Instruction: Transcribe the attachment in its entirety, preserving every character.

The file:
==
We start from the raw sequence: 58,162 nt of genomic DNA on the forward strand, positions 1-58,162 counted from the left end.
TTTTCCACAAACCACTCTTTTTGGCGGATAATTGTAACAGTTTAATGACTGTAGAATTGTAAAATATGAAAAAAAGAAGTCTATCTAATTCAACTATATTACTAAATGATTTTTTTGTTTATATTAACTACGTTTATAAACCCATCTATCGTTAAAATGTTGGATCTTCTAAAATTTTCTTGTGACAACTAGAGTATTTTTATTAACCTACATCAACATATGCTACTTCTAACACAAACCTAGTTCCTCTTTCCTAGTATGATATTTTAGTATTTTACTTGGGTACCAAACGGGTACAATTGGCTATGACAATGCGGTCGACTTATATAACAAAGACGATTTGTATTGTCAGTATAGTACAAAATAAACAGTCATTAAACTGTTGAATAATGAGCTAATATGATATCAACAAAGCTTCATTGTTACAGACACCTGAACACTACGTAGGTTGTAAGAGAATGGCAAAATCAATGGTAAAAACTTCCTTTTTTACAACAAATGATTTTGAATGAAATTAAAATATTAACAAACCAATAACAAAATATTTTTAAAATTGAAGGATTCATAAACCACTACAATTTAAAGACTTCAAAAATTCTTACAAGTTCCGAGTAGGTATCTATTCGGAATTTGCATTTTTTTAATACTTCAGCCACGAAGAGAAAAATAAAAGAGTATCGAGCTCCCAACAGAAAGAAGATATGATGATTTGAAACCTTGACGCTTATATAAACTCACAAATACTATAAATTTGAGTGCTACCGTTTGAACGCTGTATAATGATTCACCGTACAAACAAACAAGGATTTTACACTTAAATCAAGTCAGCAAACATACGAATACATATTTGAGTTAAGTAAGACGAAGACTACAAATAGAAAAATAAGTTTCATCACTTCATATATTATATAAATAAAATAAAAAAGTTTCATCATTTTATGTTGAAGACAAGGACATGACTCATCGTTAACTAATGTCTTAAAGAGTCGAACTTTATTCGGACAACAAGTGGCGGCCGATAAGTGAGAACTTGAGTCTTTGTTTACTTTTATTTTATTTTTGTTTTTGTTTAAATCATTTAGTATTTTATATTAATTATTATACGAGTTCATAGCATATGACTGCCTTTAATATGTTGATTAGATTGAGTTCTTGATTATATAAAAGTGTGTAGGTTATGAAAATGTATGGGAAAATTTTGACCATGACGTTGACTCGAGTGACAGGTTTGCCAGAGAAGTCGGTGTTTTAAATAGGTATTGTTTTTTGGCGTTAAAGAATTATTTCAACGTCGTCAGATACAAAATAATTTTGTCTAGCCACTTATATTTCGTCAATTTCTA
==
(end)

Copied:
We start from the raw sequence: 58,162 nt of genomic DNA on the forward strand, positions 1-58,162 counted from the left end.
TTTTCCACAAACCACTCTTTTTGGCGGATAATTGTAACAGTTTAATGACTGTAGAATTGTAAAATATGAAAAAAAGAAGTCTATCTAATTCAACTATATTACTAAATGATTTTTTTGTTTATATTAACTACGTTTATAAACCCATCTATCGTTAAAATGTTGGATCTTCTAAAATTTTCTTGTGACAACTAGAGTATTTTTATTAACCTACATCAACATATGCTACTTCTAACACAAACCTAGTTCCTCTTTCCTAGTATGATATTTTAGTATTTTACTTGGGTACCAAACGGGTACAATTGGCTATGACAATGCGGTCGACTTATATAACAAAGACGATTTGTATTGTCAGTATAGTACAAAATAAACAGTCATTAAACTGTTGAATAATGAGCTAATATGATATCAACAAAGCTTCATTGTTACAGACACCTGAACACTACGTAGGTTGTAAGAGAATGGCAAAATCAATGGTAAAAACTTCCTTTTTTACAACAAATGATTTTGAATGAAATTAAAATATTAACAAACCAATAACAAAATATTTTTAAAATTGAAGGATTCATAAACCACTACAATTTAAAGACTTCAAAAATTCTTACAAGTTCCGAGTAGGTATCTATTCGGAATTTGCATTTTTTTAATACTTCAGCCACGAAGAGAAAAATAAAAGAGTATCGAGCTCCCAACAGAAAGAAGATATGATGATTTGAAACCTTGACGCTTATATAAACTCACAAATACTATAAATTTGAGTGCTACCGTTTGAACGCTGTATAATGATTCACCGTACAAACAAACAAGGATTTTACACTTAAATCAAGTCAGCAAACATACGAATACATATTTGAGTTAAGTAAGACGAAGACTACAAATAGAAAAATAAGTTTCATCACTTCATATATTATATAAATAAAATAAAAAAGTTTCATCATTTTATGTTGAAGACAAGGACATGACTCATCGTTAACTAATGTCTTAAAGAGTCGAACTTTATTCGGACAACAAGTGGCGGCCGATAAGTGAGAACTTGAGTCTTTGTTTACTTTTATTTTATTTTTGTTTTTGTTTAAATCATTTAGTATTTTATATTAATTATTATACGAGTTCATAGCATATGACTGCCTTTAATATGTTGATTAGATTGAGTTCTTGATTATATAAAAGTGTGTAGGTTATGAAAATGTATGGGAAAATTTTGACCATGACGTTGACTCGAGTGACAGGTTTGCCAGAGAAGTCGGTGTTTTAAATAGGTATTGTTTTTTGGCGTTAAAGAATTATTTCAACGTCGTCAGATACAAAATAATTTTGTCTAGCCACTTATATTTCGTCAATTTCTA